LACrOSSE has at its disposal the resources necessary to study learners’ behavior and develop new techniques. Until now due to study limitations, the research in CSS has focused on collaborations between extremely small groups of users (up to 5) that share a complex information need. Previous works have suggested that larger group sizes may lead to better collaborative search & sensemaking, though this hypothesis has not been tested. Moreover, the vast majority of existing research findings in CSS are based on laboratory studies with a small number of study participants (usually less than 30) and simulated information needs. LACrOSSE will be carried out on the basis of complex real-world information needs. By leveraging a large number of MOOC learners for my studies, I am not only able to use research of small-group collaborative search as a starting point for large-scale CSS, I can also verify and validate previous research findings in a setting that is several magnitudes larger and more realistic.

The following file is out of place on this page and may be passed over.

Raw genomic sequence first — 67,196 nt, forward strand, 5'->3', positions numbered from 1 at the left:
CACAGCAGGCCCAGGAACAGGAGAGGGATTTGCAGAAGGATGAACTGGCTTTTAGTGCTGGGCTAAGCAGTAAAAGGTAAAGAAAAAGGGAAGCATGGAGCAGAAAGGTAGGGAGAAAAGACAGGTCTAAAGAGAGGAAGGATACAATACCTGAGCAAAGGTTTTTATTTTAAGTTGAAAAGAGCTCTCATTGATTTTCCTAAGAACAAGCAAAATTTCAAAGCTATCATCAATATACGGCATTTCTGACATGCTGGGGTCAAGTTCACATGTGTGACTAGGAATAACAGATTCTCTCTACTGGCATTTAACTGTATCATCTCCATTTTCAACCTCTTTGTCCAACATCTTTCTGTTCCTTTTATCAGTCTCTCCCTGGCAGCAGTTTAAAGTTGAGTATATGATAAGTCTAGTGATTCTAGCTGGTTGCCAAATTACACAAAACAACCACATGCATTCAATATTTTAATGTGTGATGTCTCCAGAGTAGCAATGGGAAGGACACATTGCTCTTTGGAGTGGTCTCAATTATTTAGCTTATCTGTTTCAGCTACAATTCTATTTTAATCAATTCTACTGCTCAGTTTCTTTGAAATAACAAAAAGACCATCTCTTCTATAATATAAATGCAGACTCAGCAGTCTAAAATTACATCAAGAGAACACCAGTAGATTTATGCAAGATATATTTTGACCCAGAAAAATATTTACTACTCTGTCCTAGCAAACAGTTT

The Research Topics

(1) Scaling up existing technologies

The need for collaborative search arises regularly, not only in the context of tertiary education, but in general Web search as well, with users relying on commercial Web search engines to plan trips together or decide on a common purchase (two classic tasks of CSS laboratory studies). To enable collaborations, a number of CSS prototypes have been developed in the past, many of which have been confined to small-scale, single-use laboratory studies with small groups of collaborators. In this setting, collaborative search has generally been found to lead to more effective search behaviour (groups find relevant documents faster than single users) and a greater coverage of the search space (groups find more unique relevant documents than single users). LACrOSSE will empirically investigate the boundaries of existing technologies (by employing them in the MOOC setting), guided by the following questions:

  • What group sizes can existing approaches to explicit collaborative search support effectively?
  • What impact does the group coherence and diversity have on the search effectiveness and coverage?
  • At what point does the cognitive effort of collaboration outweigh the benefits?
  • Are the guiding principles of small-group CSS valid in large-group settings?

(2) Iterative collaborative search & sensemaking